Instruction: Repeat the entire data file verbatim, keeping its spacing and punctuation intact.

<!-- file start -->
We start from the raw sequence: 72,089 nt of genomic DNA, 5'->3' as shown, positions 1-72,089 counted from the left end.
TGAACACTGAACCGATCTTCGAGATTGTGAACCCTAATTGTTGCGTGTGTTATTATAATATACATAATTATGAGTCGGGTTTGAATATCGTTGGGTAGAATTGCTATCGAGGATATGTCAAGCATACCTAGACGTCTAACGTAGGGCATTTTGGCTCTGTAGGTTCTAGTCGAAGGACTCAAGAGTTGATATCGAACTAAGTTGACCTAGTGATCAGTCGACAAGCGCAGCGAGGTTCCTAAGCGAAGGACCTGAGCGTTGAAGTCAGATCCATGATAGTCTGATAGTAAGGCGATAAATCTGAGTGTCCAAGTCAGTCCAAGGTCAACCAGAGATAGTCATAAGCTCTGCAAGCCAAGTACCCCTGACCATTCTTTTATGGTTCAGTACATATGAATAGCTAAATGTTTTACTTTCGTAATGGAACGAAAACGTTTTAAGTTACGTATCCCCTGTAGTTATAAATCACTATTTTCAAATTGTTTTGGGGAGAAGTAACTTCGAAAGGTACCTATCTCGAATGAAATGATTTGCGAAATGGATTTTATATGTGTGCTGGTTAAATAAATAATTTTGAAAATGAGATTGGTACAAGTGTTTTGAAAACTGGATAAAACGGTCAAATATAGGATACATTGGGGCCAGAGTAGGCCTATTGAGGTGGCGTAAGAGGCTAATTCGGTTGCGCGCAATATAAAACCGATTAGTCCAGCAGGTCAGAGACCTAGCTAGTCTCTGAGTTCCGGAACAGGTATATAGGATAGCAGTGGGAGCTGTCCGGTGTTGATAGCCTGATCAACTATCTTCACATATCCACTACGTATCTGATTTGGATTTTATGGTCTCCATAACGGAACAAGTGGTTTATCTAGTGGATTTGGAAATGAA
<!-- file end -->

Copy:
We start from the raw sequence: 72,089 nt of genomic DNA, 5'->3' as shown, positions 1-72,089 counted from the left end.
TGAACACTGAACCGATCTTCGAGATTGTGAACCCTAATTGTTGCGTGTGTTATTATAATATACATAATTATGAGTCGGGTTTGAATATCGTTGGGTAGAATTGCTATCGAGGATATGTCAAGCATACCTAGACGTCTAACGTAGGGCATTTTGGCTCTGTAGGTTCTAGTCGAAGGACTCAAGAGTTGATATCGAACTAAGTTGACCTAGTGATCAGTCGACAAGCGCAGCGAGGTTCCTAAGCGAAGGACCTGAGCGTTGAAGTCAGATCCATGATAGTCTGATAGTAAGGCGATAAATCTGAGTGTCCAAGTCAGTCCAAGGTCAACCAGAGATAGTCATAAGCTCTGCAAGCCAAGTACCCCTGACCATTCTTTTATGGTTCAGTACATATGAATAGCTAAATGTTTTACTTTCGTAATGGAACGAAAACGTTTTAAGTTACGTATCCCCTGTAGTTATAAATCACTATTTTCAAATTGTTTTGGGGAGAAGTAACTTCGAAAGGTACCTATCTCGAATGAAATGATTTGCGAAATGGATTTTATATGTGTGCTGGTTAAATAAATAATTTTGAAAATGAGATTGGTACAAGTGTTTTGAAAACTGGATAAAACGGTCAAATATAGGATACATTGGGGCCAGAGTAGGCCTATTGAGGTGGCGTAAGAGGCTAATTCGGTTGCGCGCAATATAAAACCGATTAGTCCAGCAGGTCAGAGACCTAGCTAGTCTCTGAGTTCCGGAACAGGTATATAGGATAGCAGTGGGAGCTGTCCGGTGTTGATAGCCTGATCAACTATCTTCACATATCCACTACGTATCTGATTTGGATTTTATGGTCTCCATAACGGAACAAGTGGTTTATCTAGTGGATTTGGAAATGAA